LONDON (Reuters) - British retailers suffered their sharpest fall in sales in four years after last month’s vote to leave the European Union, raising doubts about the ability of consumers to stave off a Brexit recession.
Official figures earlier on Wednesday showed the economy as a whole grew fairly robustly in the run-up to the vote. But most economists are expecting a sharp slowdown as businesses and consumers retrench after the referendum shock.
The Confederation of British Industry said sales fell sharply between June 28 and July 14 and retailers cut orders with suppliers by the most since the 2008-09 financial crisis.
“It’s a bad start,” HSBC economist Elizabeth Martins said. “If you are looking for a relatively resilient consumer as we are then it’s not particularly encouraging.”
The Bank of England is expected to cut interest rates next week for the first time since 2009 and finance minister Philip Hammond reiterated on Wednesday that the government was ready to support the economy as it went through a “period of adjustment”.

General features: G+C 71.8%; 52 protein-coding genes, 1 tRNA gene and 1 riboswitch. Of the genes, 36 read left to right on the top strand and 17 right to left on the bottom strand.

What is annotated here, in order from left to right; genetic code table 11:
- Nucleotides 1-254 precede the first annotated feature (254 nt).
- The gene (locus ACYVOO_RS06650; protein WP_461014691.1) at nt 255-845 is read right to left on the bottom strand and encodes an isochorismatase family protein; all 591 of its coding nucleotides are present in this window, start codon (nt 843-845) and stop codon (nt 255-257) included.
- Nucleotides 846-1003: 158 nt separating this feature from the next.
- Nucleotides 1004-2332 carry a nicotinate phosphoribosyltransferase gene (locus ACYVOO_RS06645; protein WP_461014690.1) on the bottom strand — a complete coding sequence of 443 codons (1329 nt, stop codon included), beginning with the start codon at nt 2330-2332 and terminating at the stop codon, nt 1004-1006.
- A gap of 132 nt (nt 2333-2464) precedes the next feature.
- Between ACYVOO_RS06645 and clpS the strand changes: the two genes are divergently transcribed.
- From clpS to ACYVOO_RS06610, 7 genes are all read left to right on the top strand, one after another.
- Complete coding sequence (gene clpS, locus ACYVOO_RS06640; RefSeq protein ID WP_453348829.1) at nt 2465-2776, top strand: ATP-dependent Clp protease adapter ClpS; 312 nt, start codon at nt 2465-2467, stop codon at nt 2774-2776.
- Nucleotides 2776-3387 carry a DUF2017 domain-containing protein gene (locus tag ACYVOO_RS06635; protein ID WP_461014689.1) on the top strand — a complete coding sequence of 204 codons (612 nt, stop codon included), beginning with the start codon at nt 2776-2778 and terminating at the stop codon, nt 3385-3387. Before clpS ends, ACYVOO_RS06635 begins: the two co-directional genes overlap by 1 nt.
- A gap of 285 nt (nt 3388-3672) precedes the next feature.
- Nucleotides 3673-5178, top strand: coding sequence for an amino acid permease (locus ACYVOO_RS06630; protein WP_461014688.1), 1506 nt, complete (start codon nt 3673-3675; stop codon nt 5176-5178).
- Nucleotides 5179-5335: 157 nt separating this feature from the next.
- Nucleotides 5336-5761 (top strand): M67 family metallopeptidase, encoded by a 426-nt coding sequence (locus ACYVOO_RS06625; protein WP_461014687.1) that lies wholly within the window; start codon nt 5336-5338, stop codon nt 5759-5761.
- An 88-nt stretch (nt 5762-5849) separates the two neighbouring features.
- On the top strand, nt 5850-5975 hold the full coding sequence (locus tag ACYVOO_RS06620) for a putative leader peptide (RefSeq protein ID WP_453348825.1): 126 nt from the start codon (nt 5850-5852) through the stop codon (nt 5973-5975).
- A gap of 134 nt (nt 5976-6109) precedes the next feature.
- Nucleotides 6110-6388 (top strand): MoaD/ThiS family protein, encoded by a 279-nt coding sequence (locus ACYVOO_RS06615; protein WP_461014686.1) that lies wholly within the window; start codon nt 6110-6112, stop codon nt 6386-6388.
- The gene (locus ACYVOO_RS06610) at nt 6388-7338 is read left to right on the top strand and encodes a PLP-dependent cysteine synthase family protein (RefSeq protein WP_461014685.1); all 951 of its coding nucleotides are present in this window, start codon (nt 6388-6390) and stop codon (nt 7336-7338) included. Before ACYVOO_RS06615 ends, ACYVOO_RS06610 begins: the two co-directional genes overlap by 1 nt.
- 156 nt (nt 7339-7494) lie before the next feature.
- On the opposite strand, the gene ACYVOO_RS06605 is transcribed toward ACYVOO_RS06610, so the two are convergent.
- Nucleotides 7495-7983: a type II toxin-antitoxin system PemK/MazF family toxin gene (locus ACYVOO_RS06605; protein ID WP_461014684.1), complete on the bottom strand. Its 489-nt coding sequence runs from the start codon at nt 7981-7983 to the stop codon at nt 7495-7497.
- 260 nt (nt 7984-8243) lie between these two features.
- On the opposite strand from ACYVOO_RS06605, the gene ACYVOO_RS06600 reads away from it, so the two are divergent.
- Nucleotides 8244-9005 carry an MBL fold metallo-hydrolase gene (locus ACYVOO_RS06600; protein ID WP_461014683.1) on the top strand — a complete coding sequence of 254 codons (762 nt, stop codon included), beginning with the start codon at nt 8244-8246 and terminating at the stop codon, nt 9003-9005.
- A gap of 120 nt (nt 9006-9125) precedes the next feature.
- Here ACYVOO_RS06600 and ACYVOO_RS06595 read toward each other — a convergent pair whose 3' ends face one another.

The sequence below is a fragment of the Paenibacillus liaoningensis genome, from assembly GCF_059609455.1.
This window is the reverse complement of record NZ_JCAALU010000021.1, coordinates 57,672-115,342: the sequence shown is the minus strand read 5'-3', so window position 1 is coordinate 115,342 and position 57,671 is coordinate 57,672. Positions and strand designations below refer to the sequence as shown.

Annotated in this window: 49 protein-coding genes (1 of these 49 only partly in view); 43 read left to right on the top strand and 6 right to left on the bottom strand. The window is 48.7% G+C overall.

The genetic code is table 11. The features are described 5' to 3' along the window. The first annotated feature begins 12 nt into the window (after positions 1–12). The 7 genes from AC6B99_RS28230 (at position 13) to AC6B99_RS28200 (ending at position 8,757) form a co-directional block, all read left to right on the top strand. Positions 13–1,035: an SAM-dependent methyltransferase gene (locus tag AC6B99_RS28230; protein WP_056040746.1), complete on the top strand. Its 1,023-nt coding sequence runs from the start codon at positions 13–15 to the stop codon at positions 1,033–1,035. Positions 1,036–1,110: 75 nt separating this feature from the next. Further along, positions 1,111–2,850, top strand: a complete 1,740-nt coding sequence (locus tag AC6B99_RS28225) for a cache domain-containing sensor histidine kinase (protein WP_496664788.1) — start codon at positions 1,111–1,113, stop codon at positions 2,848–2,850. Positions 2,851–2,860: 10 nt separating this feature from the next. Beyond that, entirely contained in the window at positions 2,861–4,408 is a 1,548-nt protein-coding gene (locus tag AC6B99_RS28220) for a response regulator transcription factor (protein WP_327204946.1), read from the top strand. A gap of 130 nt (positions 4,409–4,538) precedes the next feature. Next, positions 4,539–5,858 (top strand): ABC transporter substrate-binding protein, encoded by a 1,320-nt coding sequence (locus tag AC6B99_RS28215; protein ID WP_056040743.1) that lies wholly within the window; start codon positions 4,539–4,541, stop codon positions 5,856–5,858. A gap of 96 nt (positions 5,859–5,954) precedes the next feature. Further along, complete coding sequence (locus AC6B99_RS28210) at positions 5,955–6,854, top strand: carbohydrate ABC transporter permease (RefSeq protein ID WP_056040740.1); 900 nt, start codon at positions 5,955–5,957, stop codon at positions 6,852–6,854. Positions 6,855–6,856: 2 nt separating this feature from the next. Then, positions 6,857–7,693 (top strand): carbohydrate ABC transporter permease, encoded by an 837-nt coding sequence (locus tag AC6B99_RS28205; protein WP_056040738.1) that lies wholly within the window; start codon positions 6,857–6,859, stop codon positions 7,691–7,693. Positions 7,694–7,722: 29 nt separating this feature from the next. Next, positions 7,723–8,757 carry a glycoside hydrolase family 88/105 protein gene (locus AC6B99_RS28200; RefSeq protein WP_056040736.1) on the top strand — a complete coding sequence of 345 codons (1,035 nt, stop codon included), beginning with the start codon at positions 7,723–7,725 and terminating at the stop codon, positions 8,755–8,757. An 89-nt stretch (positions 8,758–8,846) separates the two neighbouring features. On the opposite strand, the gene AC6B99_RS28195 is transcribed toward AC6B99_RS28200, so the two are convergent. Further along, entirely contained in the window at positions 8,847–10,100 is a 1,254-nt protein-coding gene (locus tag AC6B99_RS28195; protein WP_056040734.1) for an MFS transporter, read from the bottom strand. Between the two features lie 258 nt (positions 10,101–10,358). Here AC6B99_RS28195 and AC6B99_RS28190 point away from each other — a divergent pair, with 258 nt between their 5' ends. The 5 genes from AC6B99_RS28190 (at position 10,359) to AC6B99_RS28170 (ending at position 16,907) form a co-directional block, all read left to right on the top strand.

Sterling extended losses slightly to hit a day’s low against the U.S. dollar after the CBI data, though the industry lobby warned against drawing too strong conclusions from the numbers.
“While conditions in the retail sector have weakened, we should be careful about reading too much too soon, as consumers were likely to err on the side of caution in the immediate period following a vote to leave the EU,” CBI chief economist Rain Newton-Smith said.
The CBI data represents an early gauge of how the retail sector has fared since the unexpected result of June 23’s vote. Surveys of manufacturers and services firms last week suggested the economy was shrinking at the fastest pace since 2009.
The numbers cover the period after the June 23 vote when the government was thrown into chaos by the “Leave” vote and the announcement by David Cameron that he would resign as prime minister.
The CBI said its retail sales volume index for July fell to -14 from +4 in June, its lowest since January 2012. Expected sales for August were also the lowest since then.
Orders placed with suppliers fell at the sharpest rate since March 2009 and were expected to decline rapidly in August too.
Low inflation and high employment levels might help sales bounce back in the short run, but in the medium term the big fall in sterling would push up prices, the CBI said.
“What businesses and consumers need now is calm and decisive leadership, a clear timetable and a plan for negotiating the UK’s future outside the EU,” Newton-Smith said.
Additional reporting by William Schomberg; editing by Giles Elgood